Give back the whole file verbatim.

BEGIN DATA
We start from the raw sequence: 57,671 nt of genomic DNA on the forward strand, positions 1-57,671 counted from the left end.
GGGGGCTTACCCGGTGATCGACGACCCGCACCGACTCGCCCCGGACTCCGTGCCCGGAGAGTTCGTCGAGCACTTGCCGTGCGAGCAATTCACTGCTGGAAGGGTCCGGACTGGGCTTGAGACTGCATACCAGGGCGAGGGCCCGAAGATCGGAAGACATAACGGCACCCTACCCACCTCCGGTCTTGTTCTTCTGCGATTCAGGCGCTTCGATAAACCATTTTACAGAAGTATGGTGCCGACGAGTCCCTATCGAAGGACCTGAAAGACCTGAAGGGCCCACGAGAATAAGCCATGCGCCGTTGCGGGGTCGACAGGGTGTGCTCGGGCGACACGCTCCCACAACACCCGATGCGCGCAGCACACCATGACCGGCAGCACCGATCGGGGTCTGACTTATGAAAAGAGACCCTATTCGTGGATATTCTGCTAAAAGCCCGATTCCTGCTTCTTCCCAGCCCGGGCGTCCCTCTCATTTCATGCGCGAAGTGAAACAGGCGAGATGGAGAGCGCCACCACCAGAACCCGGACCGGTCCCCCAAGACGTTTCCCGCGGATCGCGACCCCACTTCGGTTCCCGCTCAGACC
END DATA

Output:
We start from the raw sequence: 57,671 nt of genomic DNA on the forward strand, positions 1-57,671 counted from the left end.
GGGGGCTTACCCGGTGATCGACGACCCGCACCGACTCGCCCCGGACTCCGTGCCCGGAGAGTTCGTCGAGCACTTGCCGTGCGAGCAATTCACTGCTGGAAGGGTCCGGACTGGGCTTGAGACTGCATACCAGGGCGAGGGCCCGAAGATCGGAAGACATAACGGCACCCTACCCACCTCCGGTCTTGTTCTTCTGCGATTCAGGCGCTTCGATAAACCATTTTACAGAAGTATGGTGCCGACGAGTCCCTATCGAAGGACCTGAAAGACCTGAAGGGCCCACGAGAATAAGCCATGCGCCGTTGCGGGGTCGACAGGGTGTGCTCGGGCGACACGCTCCCACAACACCCGATGCGCGCAGCACACCATGACCGGCAGCACCGATCGGGGTCTGACTTATGAAAAGAGACCCTATTCGTGGATATTCTGCTAAAAGCCCGATTCCTGCTTCTTCCCAGCCCGGGCGTCCCTCTCATTTCATGCGCGAAGTGAAACAGGCGAGATGGAGAGCGCCACCACCAGAACCCGGACCGGTCCCCCAAGACGTTTCCCGCGGATCGCGACCCCACTTCGGTTCCCGCTCAGACC